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Index Journal - September 1, 2023

Article & photos by: DAMIAN DOMINGUEZ - follow on X @IJDDOMINGUEZ

Original article can be found here.

Greenwood’s city staff have fallen behind on trash collection, but this week they’ve rolled out the latest tool to improve routes.

Sitting in front of a computer monitor displaying pins in a map of the city of Greenwood, Assistant City Manager Ryan Thomas showed off the new software. Code enforcement staff can scout ahead of garbage collection routes, pin locations where there’s bulk trash to collect at curbsides and the software creates an optimized route for the collection crew to grab these piles.

Efficiency is key when the city’s public works department is facing increased volume of garbage alongside a staff shortage.

“We’ve been facing issues with all the rental properties for a while, it just didn’t become an issue until recently because we weren’t also dealing with the staffing issues we are now,” said Public Works Director Erek Leary.

The volume of trash has ramped up over the last five years, but public works staffing stayed the same over that period. Then, back-to-back, the department saw one staffer die, another retire and two quit.

“We’re at the mercy of not only staffing, but volume,” said Assistant City Manager Ryan Thomas. “We’ve told the public we would pick up basically anything they put at the curb .... it’s unsustainable.”

Public works is short by four drivers with commercial driver’s licenses, and the market for hiring CDL drivers is tight. The city has offered better pay and started offering to pay for staff to get their CDL — a requirement for anyone to operate the city’s trash trucks — if they agree to stay with the city for a set number of years. City administration is trying to recruit students from Piedmont Technical College’s CDL program.

Although the city is undergoing a compensation and classification study that might lead to adjustments to how staffers are paid, trash crews have already had their pay bumped up. Thomas said CDL drivers are one of the roles in which the public sector struggles the most to match the pay the private sector can offer.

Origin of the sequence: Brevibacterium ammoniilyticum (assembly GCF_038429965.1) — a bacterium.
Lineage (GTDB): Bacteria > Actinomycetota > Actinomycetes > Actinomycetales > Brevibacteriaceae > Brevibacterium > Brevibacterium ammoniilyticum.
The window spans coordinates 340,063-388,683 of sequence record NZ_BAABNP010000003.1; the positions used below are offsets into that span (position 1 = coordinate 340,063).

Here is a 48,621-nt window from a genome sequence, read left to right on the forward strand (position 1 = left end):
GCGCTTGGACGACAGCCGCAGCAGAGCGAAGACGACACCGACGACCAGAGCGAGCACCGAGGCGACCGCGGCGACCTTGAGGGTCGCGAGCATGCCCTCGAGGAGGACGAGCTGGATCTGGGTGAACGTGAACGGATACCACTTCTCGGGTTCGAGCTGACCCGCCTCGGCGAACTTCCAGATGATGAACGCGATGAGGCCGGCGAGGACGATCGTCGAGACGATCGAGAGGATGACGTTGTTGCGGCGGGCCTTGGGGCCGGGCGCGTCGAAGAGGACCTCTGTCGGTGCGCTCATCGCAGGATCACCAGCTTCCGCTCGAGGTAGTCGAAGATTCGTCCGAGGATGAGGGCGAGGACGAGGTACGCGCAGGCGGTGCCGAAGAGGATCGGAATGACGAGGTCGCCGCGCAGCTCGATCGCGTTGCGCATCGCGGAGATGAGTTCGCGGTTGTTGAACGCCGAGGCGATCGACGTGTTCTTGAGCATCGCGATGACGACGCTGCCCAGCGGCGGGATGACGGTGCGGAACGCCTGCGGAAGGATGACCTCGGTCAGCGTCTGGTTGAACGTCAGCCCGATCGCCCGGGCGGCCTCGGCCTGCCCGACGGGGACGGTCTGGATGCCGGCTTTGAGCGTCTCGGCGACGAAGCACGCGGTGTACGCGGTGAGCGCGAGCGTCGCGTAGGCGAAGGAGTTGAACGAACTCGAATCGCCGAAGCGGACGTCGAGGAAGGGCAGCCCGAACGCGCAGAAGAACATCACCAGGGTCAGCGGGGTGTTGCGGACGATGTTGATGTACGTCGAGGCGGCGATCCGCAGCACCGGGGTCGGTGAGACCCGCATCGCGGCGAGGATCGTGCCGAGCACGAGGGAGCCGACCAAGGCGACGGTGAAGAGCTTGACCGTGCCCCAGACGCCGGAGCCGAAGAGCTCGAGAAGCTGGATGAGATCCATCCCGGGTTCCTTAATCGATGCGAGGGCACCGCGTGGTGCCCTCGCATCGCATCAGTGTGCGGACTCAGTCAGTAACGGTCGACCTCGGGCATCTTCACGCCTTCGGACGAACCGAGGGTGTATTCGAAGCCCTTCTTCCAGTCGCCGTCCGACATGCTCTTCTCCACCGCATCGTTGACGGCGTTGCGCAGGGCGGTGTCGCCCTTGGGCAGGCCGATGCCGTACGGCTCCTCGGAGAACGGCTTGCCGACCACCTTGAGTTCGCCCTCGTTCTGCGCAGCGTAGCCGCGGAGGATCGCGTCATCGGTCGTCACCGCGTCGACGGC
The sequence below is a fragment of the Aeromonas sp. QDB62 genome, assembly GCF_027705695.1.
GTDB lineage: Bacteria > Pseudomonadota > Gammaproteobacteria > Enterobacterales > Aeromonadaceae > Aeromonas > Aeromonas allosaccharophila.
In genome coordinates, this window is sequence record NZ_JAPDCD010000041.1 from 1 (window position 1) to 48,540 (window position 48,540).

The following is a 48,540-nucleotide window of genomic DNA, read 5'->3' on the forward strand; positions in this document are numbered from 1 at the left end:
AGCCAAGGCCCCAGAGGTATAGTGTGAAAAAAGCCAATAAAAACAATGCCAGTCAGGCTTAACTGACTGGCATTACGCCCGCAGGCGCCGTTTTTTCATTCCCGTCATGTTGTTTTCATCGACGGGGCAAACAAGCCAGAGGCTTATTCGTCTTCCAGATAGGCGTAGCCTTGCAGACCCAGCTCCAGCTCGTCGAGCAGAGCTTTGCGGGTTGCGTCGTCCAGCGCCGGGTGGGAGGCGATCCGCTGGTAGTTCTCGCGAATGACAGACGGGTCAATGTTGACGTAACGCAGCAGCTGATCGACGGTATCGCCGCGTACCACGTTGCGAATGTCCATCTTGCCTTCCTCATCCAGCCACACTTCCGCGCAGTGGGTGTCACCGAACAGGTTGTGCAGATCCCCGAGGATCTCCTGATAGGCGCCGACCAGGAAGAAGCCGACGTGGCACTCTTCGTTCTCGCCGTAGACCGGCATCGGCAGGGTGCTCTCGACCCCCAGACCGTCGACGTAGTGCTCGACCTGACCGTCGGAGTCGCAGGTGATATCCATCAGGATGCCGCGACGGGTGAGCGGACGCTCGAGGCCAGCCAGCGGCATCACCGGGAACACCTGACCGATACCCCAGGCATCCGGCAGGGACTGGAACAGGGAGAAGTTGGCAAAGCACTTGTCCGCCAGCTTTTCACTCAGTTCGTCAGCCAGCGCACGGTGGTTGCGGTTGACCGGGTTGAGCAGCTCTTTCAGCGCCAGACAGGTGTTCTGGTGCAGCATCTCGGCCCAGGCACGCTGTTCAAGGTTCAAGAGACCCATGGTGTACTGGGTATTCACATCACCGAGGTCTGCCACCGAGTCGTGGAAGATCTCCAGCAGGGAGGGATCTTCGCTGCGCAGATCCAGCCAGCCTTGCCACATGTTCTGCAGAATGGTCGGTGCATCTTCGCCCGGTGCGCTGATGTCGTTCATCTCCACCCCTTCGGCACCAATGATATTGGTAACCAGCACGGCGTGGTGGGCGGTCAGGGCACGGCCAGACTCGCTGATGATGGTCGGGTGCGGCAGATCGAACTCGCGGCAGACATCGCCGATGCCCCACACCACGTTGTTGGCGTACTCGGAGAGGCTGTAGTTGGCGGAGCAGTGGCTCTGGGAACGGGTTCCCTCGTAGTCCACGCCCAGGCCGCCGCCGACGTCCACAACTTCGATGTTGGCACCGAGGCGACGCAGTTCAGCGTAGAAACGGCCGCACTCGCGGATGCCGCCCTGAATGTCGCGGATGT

Greenwood does seem to pick up more bulk trash items than other, comparable communities, said Mayor Brandon Smith, including furniture and the nearly 1,000 mattresses crews collect each year.

The crews collect so many mattresses they need a designated route just to gather them. The typical household garbage put out in roll carts gets its own route and yard waste requires its own route. Crews use different trucks depending on what they’re picking up.

Even discarded tires are becoming an issue, Leary said. People are starting to dump them at the curb for collection, rather than pay the disposal fee that tire shops charge.

The biggest culprit, when it comes to delaying routes, is move-outs. When landlords evict a tenant who leaves belongings behind, the landlord has to keep their property available for 48 hours so the tenant can pick it up. But often, some landlords will just move those items to the curb, leaving them there for collection after the 48 hours.

The city makes trailers available to landlords, so they can load those items onto a trailer and if no one picks them up, crews can easily haul it away. But Leary said landlords don’t always request that.

Route optimization is the tool the city is hoping will begin to fix the issue. The new software allowing for staff to map out bulk trash piles and generate an optimized route rolled out for commercial collection routes Monday. It will take a while longer to iron out the details and implement the software for residential routes, Thomas said.

Before the software, and in an ideal staffing situation, eight crew members would split into pairs to operate two knuckle boom trucks and two other trucks. They work sequentially through 13 zones, driving every road to collect garbage and look for bulk piles. The route optimization software means they don’t need to drive every road except for residential collection; they can drive a direct route from bulk pile to bulk pile.

“One place we’re struggling and one place we can do better is in education,” Thomas said. “How can you get better if we don’t tell you.”

There are some key things people should remember when disposing of their trash, Smith said. If items can be bagged and put in the green roll cart for weekly collection, they should be. If items are placed loosely by the curb, residents should ensure they can’t be rummaged through by people or animals, potentially making a mess in the yard and street. Storm winds can blow unsecured items away, too.

Aside from separating trash and ensuring house and yard trash aren’t mixed, Smith asked people to consider taking large piles to the landfill themselves. The county has nine convenience centers open throughout the week, for more information visit

And for residential customers who don’t get their trash picked up on the expected day, Leary said be patient — leave your roll cart by the curb for another day. Crews will likely be by the following morning and are just catching up on delayed routes.

“I don’t want anybody to think it’s something we’ve got our heads in the sand about,” Smith said. “We know it’s an issue to address.”

City council will be evaluating the curbside garbage collection program and asking some questions: What should the city pick up, at what volume and how often? In the meantime, they’re still hiring. To apply for a job with the City of Greenwood, visit

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